Debt Downgrade: Wall Street Won’t Tolerate Inaction

Debt Downgrade: Wall Street Won’t Tolerate Inaction

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Wall Street’s negative reaction to Standard & Poor’s downgrade of its U.S. government credit outlook from “stable” to “negative” on Monday made one thing perfectly clear: The markets have little tolerance for an ideological debate when potentially higher borrowing costs threaten economic growth and profits and will not hesitate to force a resolution to the current fiscal debate in Washington.Wall Street knows that the rating agency has drawn a line in the sand. S&P’s decision to downgrade its outlook essentially gives Washington until shortly after the 2012 elections to come up with an “agreement on a comprehensive budgetary consolidation program” that cuts deficits over the next decade in line with the $4 trillion-to-$6 trillion currently proposed, combined with “meaningful steps toward implementation by 2013.” If not, it says, a downgrade of the coveted triple-A rating is possible.

It’s a tall order, given the political polarization and the structural nature of the long-term fiscal issues, but Wall Street seems willing to take a chance—for now. A day after the downgrade, stock and bond markets actually ticked up. Treasury Secretary Tim Geithner told Bloomberg TV on Tuesday that he was reasonably confident lawmakers could at least lock in what they agree on -- “the importance of putting in place strong targets for savings, for deficit reduction over a specific timeframe, with enforceable limits,” he said.

The markets still seem to believe that Europe’s debt problems are a much more immediate than those in the U.S. On the day of S&P’s decision, rates on U.S. credit default swaps, a kind of market-based insurance on debt securities, rose only slightly, a tiny negative reaction compared with far costlier swaps on the sovereign debt of Greece, Ireland, Portugal, Spain, and Italy. Analysts at UBS think S&P’s decision is jumping the gun, and adoption by Congress of specific triggers for enforceable deficit reduction, even without specifying the roles of spending and taxes, would be an important step that would ease market concerns.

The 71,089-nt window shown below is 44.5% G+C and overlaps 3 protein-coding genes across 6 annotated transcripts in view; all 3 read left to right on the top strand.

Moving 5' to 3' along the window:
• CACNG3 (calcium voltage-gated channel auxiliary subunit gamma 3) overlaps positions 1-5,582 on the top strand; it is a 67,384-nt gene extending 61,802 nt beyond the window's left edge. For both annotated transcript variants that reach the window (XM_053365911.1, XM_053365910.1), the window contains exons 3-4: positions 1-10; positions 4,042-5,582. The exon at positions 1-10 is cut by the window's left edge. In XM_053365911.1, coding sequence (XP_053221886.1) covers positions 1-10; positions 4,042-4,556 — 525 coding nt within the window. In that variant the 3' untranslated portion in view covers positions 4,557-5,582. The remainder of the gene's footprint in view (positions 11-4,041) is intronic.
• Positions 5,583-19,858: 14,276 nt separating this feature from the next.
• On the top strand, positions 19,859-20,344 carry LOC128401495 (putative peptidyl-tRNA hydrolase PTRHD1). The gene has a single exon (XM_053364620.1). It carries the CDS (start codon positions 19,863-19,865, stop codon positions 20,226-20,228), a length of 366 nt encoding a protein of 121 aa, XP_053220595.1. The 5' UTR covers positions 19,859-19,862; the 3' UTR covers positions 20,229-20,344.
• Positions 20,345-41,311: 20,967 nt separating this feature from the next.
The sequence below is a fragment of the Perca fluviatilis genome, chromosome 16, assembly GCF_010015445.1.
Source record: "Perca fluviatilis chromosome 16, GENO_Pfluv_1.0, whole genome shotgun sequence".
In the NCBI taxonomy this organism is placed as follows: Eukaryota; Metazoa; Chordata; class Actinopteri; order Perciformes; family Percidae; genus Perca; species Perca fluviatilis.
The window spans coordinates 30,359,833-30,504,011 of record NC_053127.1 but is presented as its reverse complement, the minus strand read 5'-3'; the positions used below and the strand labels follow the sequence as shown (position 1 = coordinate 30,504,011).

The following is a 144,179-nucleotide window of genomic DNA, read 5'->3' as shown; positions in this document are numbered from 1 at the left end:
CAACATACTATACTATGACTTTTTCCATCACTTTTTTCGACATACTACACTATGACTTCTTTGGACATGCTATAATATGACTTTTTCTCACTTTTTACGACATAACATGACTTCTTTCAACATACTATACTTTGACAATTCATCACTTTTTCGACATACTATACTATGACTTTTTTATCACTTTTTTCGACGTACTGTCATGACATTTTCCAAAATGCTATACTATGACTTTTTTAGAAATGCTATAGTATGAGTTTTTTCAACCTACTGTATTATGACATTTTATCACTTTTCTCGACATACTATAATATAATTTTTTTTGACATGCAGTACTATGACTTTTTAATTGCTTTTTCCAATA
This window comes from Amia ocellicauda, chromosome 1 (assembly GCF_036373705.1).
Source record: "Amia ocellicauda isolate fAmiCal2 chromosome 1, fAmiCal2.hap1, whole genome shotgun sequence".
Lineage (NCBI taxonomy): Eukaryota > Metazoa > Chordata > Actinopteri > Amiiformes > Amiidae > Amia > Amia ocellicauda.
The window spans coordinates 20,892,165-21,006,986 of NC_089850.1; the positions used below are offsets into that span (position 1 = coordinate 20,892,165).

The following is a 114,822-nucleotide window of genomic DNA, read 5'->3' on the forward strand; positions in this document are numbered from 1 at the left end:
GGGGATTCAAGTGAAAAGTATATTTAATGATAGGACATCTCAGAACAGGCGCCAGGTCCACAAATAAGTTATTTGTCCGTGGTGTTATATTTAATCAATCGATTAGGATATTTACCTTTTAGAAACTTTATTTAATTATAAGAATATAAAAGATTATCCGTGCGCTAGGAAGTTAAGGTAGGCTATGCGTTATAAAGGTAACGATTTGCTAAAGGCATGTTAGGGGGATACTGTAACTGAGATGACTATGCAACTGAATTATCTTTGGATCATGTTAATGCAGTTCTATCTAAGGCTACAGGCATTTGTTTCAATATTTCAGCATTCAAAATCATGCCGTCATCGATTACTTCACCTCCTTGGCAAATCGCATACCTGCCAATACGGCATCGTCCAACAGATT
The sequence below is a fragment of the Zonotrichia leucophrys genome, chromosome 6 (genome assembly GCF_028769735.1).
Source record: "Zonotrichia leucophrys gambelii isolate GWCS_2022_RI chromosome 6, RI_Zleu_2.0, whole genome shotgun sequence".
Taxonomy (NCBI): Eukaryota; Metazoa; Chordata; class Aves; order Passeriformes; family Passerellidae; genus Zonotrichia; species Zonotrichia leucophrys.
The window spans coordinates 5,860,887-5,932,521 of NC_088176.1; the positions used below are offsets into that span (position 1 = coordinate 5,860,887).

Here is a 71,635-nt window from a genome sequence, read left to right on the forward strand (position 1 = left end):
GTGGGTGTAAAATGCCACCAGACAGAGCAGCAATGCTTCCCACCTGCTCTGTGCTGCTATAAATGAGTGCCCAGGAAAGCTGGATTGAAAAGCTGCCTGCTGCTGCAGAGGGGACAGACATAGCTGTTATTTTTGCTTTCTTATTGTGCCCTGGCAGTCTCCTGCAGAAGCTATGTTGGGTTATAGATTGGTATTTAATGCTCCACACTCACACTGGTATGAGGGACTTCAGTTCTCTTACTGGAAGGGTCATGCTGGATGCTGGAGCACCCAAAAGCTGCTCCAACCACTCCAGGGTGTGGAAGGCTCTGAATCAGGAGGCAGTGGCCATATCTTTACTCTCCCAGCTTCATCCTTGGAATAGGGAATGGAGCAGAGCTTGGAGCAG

The immediate problem is that the S&P downgrade comes when the U.S. is only weeks away from hitting its   debt ceiling that by law limits new borrowing. Analysts at Barclays Capital note that S&P made no mention of the debt ceiling, which means the debt limit has nothing to do with the agency’s negative outlook, but it may have a lot to do with how the markets behave in coming weeks. As the limit approaches without movement toward some kind of agreement, Wall Street and foreign holders of U.S. debt are sure to demand higher yields on Treasury debt as compensation for uncertainty about the U.S. government’s commitment to meet its obligations.

The best news is that in the past several months a consensus is beginning to emerge in Washington on both what and how much needs to be done. However, as Geithner said, “ultimately people judge us by what we do, not by what we say.” On Monday, S&P and Wall Street told Washington, it’s time to stop talking and start doing, or pay the price of inaction.

James C. Cooper
was BusinessWeek's senior editor, senior economist and author of its influential Business Outlook column. Prior to that, he was an economist at the American Paper Institute, performing economic analysis and forecasting. He holds bachelors and masters degrees in economics.